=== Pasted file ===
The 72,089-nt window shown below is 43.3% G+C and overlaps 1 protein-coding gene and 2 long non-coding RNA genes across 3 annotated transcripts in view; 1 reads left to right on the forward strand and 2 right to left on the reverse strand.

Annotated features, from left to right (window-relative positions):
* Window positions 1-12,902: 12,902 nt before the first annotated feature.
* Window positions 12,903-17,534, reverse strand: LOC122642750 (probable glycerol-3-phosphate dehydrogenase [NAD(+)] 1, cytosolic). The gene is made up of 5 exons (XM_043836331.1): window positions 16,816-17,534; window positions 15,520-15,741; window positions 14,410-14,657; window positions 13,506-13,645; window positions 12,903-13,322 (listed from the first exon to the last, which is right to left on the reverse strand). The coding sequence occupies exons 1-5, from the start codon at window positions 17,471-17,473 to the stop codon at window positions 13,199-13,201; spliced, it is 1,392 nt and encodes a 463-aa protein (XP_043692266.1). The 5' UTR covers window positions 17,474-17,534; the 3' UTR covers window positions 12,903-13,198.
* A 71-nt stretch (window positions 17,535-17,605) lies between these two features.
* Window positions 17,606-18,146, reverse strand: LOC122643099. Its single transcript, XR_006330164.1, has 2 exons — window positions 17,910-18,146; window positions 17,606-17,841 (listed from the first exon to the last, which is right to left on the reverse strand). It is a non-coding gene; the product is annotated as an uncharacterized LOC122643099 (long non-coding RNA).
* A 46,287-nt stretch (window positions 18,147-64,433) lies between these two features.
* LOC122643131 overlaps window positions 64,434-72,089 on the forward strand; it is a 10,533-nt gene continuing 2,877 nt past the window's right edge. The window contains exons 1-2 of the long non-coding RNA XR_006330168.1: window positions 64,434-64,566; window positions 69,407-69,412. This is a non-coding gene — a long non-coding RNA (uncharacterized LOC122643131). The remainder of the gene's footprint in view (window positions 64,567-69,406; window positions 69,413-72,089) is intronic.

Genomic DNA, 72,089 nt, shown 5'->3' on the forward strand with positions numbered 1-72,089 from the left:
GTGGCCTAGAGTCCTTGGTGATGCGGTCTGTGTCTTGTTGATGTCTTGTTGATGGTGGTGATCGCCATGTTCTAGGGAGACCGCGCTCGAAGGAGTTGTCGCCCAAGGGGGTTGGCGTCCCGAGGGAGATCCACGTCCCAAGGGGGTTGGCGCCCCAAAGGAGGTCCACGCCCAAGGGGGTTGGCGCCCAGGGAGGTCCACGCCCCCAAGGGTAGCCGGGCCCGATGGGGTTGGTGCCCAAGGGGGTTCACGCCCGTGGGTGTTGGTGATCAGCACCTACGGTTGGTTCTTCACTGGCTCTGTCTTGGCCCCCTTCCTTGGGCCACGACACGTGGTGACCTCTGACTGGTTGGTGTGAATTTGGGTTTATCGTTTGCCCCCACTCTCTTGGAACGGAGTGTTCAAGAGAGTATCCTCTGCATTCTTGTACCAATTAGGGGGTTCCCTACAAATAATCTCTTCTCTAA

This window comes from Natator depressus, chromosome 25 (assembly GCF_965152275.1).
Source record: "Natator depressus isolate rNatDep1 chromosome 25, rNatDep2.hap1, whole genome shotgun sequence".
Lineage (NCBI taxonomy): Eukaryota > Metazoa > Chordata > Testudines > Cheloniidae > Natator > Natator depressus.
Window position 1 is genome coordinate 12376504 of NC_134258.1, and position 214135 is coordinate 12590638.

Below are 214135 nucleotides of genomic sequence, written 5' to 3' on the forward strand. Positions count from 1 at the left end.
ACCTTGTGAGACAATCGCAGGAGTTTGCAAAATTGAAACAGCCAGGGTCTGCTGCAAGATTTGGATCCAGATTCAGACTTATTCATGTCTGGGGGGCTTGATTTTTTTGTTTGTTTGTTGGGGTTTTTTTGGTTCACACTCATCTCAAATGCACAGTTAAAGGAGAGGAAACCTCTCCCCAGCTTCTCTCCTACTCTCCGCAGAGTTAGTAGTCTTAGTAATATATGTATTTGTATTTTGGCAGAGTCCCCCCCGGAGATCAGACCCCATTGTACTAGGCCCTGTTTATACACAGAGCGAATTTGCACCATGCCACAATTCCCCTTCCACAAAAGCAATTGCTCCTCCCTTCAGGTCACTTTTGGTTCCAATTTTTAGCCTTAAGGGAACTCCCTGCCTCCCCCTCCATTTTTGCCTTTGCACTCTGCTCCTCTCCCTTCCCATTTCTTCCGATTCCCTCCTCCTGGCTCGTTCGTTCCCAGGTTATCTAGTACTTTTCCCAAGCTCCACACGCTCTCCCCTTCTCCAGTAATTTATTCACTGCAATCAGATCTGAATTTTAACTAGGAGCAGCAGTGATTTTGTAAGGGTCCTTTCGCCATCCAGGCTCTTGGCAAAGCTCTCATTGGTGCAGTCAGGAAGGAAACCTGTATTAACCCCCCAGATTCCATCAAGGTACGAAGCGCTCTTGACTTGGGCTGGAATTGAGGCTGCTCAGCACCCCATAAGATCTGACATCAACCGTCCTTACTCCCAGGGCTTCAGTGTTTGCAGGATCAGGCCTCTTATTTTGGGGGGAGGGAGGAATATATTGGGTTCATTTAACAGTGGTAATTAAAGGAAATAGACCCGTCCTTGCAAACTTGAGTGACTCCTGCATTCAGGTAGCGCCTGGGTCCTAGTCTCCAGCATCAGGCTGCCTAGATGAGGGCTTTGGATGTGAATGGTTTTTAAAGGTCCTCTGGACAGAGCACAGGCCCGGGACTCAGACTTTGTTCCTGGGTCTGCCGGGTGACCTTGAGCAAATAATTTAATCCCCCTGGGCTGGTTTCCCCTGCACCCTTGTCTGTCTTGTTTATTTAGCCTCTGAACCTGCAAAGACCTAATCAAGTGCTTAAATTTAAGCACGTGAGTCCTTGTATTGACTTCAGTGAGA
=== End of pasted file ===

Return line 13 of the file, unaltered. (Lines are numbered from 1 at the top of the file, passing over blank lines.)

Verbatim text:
Lineage (NCBI taxonomy): Eukaryota > Metazoa > Chordata > Testudines > Cheloniidae > Natator > Natator depressus.